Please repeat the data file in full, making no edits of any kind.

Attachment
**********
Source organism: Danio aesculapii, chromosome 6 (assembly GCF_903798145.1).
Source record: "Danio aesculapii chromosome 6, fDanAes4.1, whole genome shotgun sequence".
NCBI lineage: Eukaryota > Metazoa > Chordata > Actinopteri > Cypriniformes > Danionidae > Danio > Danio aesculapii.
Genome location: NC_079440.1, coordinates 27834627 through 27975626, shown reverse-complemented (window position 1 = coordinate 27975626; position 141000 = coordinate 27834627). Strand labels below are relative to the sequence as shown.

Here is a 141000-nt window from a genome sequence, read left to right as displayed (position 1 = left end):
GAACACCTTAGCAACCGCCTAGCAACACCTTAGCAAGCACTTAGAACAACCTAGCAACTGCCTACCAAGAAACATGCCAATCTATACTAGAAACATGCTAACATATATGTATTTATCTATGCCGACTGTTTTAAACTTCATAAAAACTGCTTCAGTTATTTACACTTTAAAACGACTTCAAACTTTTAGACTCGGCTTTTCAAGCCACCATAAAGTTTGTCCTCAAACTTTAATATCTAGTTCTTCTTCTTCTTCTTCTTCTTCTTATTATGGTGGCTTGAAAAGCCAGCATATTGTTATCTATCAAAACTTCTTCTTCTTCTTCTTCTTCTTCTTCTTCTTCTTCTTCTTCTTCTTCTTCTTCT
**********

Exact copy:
Source organism: Danio aesculapii, chromosome 6 (assembly GCF_903798145.1).
Source record: "Danio aesculapii chromosome 6, fDanAes4.1, whole genome shotgun sequence".
NCBI lineage: Eukaryota > Metazoa > Chordata > Actinopteri > Cypriniformes > Danionidae > Danio > Danio aesculapii.
Genome location: NC_079440.1, coordinates 27834627 through 27975626, shown reverse-complemented (window position 1 = coordinate 27975626; position 141000 = coordinate 27834627). Strand labels below are relative to the sequence as shown.

Here is a 141000-nt window from a genome sequence, read left to right as displayed (position 1 = left end):
GAACACCTTAGCAACCGCCTAGCAACACCTTAGCAAGCACTTAGAACAACCTAGCAACTGCCTACCAAGAAACATGCCAATCTATACTAGAAACATGCTAACATATATGTATTTATCTATGCCGACTGTTTTAAACTTCATAAAAACTGCTTCAGTTATTTACACTTTAAAACGACTTCAAACTTTTAGACTCGGCTTTTCAAGCCACCATAAAGTTTGTCCTCAAACTTTAATATCTAGTTCTTCTTCTTCTTCTTCTTCTTCTTATTATGGTGGCTTGAAAAGCCAGCATATTGTTATCTATCAAAACTTCTTCTTCTTCTTCTTCTTCTTCTTCTTCTTCTTCTTCTTCTTCTTCTTCTTCT